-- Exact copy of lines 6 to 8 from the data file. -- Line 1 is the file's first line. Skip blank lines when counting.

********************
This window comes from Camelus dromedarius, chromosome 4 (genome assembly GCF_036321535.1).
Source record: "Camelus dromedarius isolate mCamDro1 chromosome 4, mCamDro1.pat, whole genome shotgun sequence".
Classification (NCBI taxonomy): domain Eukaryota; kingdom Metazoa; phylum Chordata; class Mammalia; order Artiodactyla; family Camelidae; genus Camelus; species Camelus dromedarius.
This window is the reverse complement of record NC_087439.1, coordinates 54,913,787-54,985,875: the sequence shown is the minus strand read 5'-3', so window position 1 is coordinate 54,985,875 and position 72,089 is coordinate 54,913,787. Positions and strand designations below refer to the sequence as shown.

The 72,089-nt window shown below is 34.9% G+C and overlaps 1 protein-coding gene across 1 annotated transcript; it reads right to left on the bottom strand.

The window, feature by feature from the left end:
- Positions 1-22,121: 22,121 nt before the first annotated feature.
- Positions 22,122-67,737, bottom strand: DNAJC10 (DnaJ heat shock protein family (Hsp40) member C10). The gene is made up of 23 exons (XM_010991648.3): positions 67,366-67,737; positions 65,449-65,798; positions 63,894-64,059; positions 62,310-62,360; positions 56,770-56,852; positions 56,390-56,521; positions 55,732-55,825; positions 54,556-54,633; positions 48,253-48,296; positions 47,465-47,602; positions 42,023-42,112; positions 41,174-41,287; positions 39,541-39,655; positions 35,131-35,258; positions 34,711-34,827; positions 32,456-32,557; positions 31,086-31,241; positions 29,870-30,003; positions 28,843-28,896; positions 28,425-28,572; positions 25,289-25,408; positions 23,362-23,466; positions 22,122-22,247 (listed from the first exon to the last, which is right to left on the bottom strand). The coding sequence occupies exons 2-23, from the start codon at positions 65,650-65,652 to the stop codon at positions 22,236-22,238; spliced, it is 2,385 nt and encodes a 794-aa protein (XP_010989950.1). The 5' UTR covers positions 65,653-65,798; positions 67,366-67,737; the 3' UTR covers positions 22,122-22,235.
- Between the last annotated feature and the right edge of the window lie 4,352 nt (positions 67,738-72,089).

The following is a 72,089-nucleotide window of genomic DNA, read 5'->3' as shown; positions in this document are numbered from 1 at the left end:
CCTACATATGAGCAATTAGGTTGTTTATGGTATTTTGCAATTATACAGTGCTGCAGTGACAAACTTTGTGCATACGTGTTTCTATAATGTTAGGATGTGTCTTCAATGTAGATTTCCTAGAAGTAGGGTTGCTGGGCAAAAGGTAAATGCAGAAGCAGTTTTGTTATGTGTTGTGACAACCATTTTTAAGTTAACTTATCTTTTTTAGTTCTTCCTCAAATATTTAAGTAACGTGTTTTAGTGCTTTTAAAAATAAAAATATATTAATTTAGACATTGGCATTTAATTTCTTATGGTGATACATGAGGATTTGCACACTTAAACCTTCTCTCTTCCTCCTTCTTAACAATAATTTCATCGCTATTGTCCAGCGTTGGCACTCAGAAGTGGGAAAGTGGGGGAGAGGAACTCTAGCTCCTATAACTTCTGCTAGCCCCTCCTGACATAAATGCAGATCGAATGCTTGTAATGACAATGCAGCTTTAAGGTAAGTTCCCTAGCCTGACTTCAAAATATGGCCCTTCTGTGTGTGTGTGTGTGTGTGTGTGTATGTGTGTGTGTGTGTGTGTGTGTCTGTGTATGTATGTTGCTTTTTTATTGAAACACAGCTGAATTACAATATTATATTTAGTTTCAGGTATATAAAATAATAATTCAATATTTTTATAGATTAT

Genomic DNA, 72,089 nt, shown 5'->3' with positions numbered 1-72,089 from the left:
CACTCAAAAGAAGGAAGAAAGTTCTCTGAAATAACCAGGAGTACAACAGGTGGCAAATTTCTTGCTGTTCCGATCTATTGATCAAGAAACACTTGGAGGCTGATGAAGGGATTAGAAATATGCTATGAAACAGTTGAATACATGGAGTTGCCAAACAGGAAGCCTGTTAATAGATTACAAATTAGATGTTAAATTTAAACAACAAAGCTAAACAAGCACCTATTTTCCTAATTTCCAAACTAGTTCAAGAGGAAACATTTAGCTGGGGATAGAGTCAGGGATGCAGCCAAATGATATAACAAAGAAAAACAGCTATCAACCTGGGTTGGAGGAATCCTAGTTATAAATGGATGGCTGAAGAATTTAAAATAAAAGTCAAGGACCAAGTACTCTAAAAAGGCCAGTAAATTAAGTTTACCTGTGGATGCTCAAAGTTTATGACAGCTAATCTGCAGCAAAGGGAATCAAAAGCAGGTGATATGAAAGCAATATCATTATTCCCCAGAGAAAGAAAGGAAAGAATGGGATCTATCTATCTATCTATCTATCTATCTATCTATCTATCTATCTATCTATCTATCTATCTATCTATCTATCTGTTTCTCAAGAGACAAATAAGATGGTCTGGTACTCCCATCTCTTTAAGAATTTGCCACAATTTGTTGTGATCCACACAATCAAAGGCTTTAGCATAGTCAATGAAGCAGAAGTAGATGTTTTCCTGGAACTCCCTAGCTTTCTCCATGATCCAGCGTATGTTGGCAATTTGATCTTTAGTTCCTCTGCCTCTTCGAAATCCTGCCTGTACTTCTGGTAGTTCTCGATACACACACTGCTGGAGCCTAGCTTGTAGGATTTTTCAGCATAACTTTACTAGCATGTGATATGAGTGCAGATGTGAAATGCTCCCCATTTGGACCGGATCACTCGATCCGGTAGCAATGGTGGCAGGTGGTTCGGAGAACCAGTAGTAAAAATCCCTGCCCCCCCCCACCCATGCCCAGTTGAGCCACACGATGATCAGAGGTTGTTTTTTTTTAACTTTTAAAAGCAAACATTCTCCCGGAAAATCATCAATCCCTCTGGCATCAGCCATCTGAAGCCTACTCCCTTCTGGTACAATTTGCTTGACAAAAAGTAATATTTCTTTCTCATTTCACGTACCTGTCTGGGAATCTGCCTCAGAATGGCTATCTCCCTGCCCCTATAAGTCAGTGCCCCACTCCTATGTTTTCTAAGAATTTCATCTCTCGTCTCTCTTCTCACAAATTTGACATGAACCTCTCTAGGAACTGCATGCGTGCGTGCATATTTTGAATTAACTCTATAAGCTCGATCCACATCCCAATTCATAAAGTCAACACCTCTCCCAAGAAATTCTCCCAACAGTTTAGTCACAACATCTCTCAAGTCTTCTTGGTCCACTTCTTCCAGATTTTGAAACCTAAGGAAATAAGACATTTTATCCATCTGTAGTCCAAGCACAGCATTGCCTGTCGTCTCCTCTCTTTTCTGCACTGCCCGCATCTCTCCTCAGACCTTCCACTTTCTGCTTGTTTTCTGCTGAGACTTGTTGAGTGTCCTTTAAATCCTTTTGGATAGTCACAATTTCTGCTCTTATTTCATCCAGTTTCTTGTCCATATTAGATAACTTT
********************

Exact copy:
The window, feature by feature from the left end:
- Positions 1-22,121: 22,121 nt before the first annotated feature.
- Positions 22,122-67,737, bottom strand: DNAJC10 (DnaJ heat shock protein family (Hsp40) member C10). The gene is made up of 23 exons (XM_010991648.3): positions 67,366-67,737; positions 65,449-65,798; positions 63,894-64,059; positions 62,310-62,360; positions 56,770-56,852; positions 56,390-56,521; positions 55,732-55,825; positions 54,556-54,633; positions 48,253-48,296; positions 47,465-47,602; positions 42,023-42,112; positions 41,174-41,287; positions 39,541-39,655; positions 35,131-35,258; positions 34,711-34,827; positions 32,456-32,557; positions 31,086-31,241; positions 29,870-30,003; positions 28,843-28,896; positions 28,425-28,572; positions 25,289-25,408; positions 23,362-23,466; positions 22,122-22,247 (listed from the first exon to the last, which is right to left on the bottom strand). The coding sequence occupies exons 2-23, from the start codon at positions 65,650-65,652 to the stop codon at positions 22,236-22,238; spliced, it is 2,385 nt and encodes a 794-aa protein (XP_010989950.1). The 5' UTR covers positions 65,653-65,798; positions 67,366-67,737; the 3' UTR covers positions 22,122-22,235.